< Back to front page Text size +

The 20 most important Red Sox . . .

Posted by Chad Finn, Globe Staff  November 28, 2008 06:16 PM

E-mail this article

Invalid E-mail address
Invalid E-mail address

Sending your article

11. Larry Lucchino: Polished, brilliant, articulate, versatile, and I suspect, a very willing and effective Bad Cop behind the scenes. Something tells me he didn't take George Steinbrenner's "he's a chameleon" comment a few years ago entirely as an insult.

12. Tom Werner: You'd think the former producer of "The Cosby Show" and "Rosanne" would make sure NESN had better programming than "Sox Appeal" and "The Ken Macha Comatose Comedy Hour." Let's get the Eck a talk show, for starters. And a Butch Hobson "RedSoxography" would definitely be a ratings winner.

13. Jason Bay: He didn't necessarily make us forget Manny, but he was an extremely productive hitter while also being a swell guy and a conscientious and dependable teammate. The Red Sox couldn't have asked for more. Now he needs to do it again.

14. Justin Masterson: His versatility gives the Sox tremendous flexibility with their pitching staff, and given that he was touching 96 mph in the postseason, I'm beginning to think he's actually undersold by the "next Derek Lowe" label.

15. Jacoby Ellsbury: Coco's a Royal. The job's yours, kid. Time to justify the faith.

16. Janet Marie Smith: In the final seasons of the Harrington regime, Fenway Park was increasingly dirty and dilapidated, and the sentimentalists among us who resisted the idea of a new ballpark were beginning to realize it was inevitable, perhaps even a necessity. Now here we are, not even a decade later, and thanks in large part to Smith, a miracle has happened: Fenway is getting better with age.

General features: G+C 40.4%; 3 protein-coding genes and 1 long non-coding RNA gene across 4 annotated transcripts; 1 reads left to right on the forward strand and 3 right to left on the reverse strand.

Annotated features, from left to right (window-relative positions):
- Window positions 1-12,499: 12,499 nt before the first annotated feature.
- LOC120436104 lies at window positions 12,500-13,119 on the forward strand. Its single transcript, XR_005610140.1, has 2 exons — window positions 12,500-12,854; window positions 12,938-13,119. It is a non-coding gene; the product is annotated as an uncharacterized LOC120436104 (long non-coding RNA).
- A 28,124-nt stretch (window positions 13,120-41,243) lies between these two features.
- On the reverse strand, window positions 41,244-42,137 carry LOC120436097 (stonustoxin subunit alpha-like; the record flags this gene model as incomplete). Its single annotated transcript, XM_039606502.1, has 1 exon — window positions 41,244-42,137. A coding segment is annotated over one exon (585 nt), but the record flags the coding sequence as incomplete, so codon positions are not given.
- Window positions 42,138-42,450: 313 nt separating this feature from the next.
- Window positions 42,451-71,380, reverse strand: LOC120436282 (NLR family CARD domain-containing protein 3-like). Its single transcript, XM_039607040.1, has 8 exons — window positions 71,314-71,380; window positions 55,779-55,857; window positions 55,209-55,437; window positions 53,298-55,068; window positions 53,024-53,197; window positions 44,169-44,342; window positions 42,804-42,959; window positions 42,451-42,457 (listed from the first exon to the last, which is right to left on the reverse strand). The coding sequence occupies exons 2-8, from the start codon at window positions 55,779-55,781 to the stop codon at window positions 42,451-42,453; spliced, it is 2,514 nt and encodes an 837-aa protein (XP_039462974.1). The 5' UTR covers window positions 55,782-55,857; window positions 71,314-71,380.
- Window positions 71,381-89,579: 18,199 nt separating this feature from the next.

17. Bill James: Though the Big Daddy of Sabermetrics' contributions to the Red Sox are somewhat clandestine, anyone who is familiar with his work has no doubt his insights are both unique and immensely valuable. Should he ever leave the Sox, he'd damn well better write a book about the experience.

18. Craig Shipley: The former utility infielder is the point man on the Red Sox' increasingly aggressive -- and thus far remarkably successful -- forays into Japan.

19. Mike Dee: He gets respect. Your cash and your jewelry is what he expects.

20. Clay Buchholz: Feels like more than a year ago that we thought of him as an ace of the near future, but even after his brutal '08 season, he remains a tantalizing talent who, at the least, should bring something of considerable value in a trade.

(Edit: Whoops, just realized I overlooked John Farrell, the Sox' very capable pitching coach. I'm keeping my Beastie Boys joke, so let's put him at 16 and bump everyone below that number down a spot. Back to the Sea Dogs for you, Clay.)

About Touching All The Bases

Irreverence and insight from Chad Finn, a Globe/Boston.com sports writer and media columnist. A winner of several national and regional writing awards, he is the founder and sole contributor to the TATB blog, which launched in December 2004. Yes, he realizes how lucky he is.

Send an e-mail to Chad

Chad Finn on video

Touching All the Bases on your blog
An easy-to-install widget to get the list of our latest links on your blog (or your iGoogle page).

The best of Touching All The Bases